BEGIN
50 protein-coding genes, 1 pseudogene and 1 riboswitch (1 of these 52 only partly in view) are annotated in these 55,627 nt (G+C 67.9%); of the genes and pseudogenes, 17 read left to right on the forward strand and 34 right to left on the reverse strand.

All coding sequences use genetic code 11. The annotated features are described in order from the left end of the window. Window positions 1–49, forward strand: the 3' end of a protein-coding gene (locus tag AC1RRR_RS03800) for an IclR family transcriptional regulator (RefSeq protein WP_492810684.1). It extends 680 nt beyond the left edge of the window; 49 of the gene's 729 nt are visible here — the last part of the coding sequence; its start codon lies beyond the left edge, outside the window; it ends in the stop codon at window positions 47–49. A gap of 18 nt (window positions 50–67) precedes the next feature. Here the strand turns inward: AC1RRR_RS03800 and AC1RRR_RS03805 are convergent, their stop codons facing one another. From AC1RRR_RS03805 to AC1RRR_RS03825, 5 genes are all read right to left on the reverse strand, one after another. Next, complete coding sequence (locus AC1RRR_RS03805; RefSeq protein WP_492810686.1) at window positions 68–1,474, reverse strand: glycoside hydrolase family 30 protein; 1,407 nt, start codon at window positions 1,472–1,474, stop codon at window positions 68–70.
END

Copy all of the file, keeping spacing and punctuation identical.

50 protein-coding genes, 1 pseudogene and 1 riboswitch (1 of these 52 only partly in view) are annotated in these 55,627 nt (G+C 67.9%); of the genes and pseudogenes, 17 read left to right on the forward strand and 34 right to left on the reverse strand.

All coding sequences use genetic code 11. The annotated features are described in order from the left end of the window. Window positions 1–49, forward strand: the 3' end of a protein-coding gene (locus tag AC1RRR_RS03800) for an IclR family transcriptional regulator (RefSeq protein WP_492810684.1). It extends 680 nt beyond the left edge of the window; 49 of the gene's 729 nt are visible here — the last part of the coding sequence; its start codon lies beyond the left edge, outside the window; it ends in the stop codon at window positions 47–49. A gap of 18 nt (window positions 50–67) precedes the next feature. Here the strand turns inward: AC1RRR_RS03800 and AC1RRR_RS03805 are convergent, their stop codons facing one another. From AC1RRR_RS03805 to AC1RRR_RS03825, 5 genes are all read right to left on the reverse strand, one after another. Next, complete coding sequence (locus AC1RRR_RS03805; RefSeq protein WP_492810686.1) at window positions 68–1,474, reverse strand: glycoside hydrolase family 30 protein; 1,407 nt, start codon at window positions 1,472–1,474, stop codon at window positions 68–70.